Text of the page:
“I had a very specific idea of what I was aiming for,” says Harvey. “After I’d written all the words, I knew that to make a sound that was going to add more weight to the words was not going to do them a good service because they were weighty enough as they were. I didn’t want to fall into that trap of coming across as too dogmatic or too self-important. The music had to offset the words entirely, so I was looking to make music that was quite indefinable, but very energetic and quite uplifting. I tried to find melodies that I could walk to or would want to sing along with. And that’s sort of how this sound arrived. I was using old instruments as well as very new instruments all mixed up together. It’s ended up being quite a peculiar sound, which I like.
“I composed the other batch of songs on guitar but using a variety of different effects to give it much more of a glass-like, watery sound. There are a lot of strings going on across the whole album! The auto-harp has many octaves of strings at your disposal just by touching and in some ways sounds like an orchestra all in itself with so many different harmonics firing off of it and likewise with the sounds I was using on the guitar. I wanted the sound to be quite difficult to pin down, because it feels like it’s, rather, a wash.”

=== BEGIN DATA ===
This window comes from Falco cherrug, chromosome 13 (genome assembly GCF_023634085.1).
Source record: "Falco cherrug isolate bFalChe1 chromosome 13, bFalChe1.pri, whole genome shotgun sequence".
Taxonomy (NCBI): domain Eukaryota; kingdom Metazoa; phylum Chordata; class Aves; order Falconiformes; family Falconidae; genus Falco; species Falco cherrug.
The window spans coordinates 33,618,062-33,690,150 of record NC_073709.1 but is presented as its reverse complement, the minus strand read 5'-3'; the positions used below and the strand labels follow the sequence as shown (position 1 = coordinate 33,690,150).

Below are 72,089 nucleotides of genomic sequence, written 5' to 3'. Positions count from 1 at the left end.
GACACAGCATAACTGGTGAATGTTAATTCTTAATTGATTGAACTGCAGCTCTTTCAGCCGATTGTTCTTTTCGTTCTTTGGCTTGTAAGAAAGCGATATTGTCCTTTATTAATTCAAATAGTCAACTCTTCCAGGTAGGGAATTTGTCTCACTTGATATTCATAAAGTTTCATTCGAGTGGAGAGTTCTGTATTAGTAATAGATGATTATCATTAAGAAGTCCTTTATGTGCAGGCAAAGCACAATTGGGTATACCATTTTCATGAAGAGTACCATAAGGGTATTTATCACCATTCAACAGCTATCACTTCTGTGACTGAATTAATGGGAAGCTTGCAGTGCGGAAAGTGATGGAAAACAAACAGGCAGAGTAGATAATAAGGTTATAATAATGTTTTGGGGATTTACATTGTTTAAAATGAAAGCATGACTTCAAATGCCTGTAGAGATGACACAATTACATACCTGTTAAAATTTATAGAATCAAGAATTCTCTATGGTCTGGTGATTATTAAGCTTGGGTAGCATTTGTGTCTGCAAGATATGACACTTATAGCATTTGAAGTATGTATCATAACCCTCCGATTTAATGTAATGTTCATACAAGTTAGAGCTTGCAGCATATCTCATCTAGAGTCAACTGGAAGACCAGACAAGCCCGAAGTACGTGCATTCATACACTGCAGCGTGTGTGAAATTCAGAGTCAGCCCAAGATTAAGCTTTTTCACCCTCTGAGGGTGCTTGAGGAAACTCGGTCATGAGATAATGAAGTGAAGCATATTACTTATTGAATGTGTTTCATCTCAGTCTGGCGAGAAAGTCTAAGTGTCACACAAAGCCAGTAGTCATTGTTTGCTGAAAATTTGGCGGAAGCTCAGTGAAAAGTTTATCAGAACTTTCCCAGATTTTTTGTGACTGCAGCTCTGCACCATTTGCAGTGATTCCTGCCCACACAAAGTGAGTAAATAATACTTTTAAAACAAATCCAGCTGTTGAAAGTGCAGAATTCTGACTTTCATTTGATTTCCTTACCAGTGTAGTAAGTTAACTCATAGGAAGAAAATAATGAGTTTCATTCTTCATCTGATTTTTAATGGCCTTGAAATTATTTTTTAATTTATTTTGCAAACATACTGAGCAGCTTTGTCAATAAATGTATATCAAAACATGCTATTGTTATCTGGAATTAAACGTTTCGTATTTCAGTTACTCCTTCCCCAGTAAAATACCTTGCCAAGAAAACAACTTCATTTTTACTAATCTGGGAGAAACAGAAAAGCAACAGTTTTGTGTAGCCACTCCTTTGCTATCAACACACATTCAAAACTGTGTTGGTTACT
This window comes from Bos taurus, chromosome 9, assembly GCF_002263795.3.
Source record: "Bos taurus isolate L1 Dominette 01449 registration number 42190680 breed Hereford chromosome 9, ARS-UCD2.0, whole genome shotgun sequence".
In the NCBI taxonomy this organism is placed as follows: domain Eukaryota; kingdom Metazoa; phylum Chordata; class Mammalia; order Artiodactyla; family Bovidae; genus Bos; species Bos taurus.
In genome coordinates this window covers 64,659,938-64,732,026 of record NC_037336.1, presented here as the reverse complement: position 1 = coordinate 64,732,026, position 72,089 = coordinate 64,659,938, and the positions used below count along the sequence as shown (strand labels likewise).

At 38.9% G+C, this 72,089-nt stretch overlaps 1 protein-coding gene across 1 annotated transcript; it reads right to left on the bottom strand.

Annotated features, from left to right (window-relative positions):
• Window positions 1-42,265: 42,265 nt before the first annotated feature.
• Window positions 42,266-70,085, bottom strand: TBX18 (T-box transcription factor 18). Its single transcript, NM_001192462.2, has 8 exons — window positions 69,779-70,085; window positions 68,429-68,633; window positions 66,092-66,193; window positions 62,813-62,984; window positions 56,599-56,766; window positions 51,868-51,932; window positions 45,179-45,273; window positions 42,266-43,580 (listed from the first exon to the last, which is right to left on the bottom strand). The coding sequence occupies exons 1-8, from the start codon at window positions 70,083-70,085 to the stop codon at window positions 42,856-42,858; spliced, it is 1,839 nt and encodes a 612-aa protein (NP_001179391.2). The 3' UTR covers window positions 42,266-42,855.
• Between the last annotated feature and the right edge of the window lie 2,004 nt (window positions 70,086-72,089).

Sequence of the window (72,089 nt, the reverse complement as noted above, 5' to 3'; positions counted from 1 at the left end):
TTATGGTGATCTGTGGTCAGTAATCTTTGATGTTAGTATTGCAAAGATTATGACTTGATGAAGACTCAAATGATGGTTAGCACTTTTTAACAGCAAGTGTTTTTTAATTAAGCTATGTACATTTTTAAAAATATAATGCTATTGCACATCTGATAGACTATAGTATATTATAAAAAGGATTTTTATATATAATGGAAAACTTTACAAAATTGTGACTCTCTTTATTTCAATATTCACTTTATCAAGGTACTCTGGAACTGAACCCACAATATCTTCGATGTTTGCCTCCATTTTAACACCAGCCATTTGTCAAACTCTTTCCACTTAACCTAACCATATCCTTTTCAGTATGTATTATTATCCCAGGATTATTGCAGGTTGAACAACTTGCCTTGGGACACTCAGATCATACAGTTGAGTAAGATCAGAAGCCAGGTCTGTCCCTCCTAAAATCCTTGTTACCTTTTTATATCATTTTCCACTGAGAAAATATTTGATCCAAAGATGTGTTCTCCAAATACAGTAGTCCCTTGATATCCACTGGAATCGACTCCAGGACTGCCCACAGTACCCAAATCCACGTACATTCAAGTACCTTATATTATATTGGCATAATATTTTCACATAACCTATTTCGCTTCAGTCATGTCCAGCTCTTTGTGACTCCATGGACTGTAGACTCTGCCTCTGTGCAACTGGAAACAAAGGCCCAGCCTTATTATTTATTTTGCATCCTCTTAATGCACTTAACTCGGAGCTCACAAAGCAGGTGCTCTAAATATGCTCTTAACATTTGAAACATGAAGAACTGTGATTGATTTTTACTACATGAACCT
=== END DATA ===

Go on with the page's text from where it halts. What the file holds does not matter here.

‘Difficult to pin down’ is the definitive, if not purposeful, rule by which all of Harvey’s musical work seems to operate. Of course, for Harvey it’s much more organic than that, but with each album comes a new look, a different feel and a fresh direction. Once known for her elaborate performances, she reveals that her approaching show at former Art Deco theatre The Troxy in February will be, by contrast, incredibly modest:
“I always want the shows to visually represent the music well and for these songs, it will be really quite a stark, bare stage. It’s very simple; almost just a black box really, because I think the songs do everything they need to do for themselves.”
They do, PJ Harvey, they really do. Who knows what Gordon Brown was thinking when he watched her sing “The West's asleep…weighted down with silent dead/England's dancing days are done” on live television, but he will have definitely felt the shaky ride ahead.
PJ Harvey’s album Let England Shake is out on February 14 on Island Records. She plays at The Troxy on February 27 and at Portishead’s I’ll Be Your Mirror at Alexandra Palace on July 23.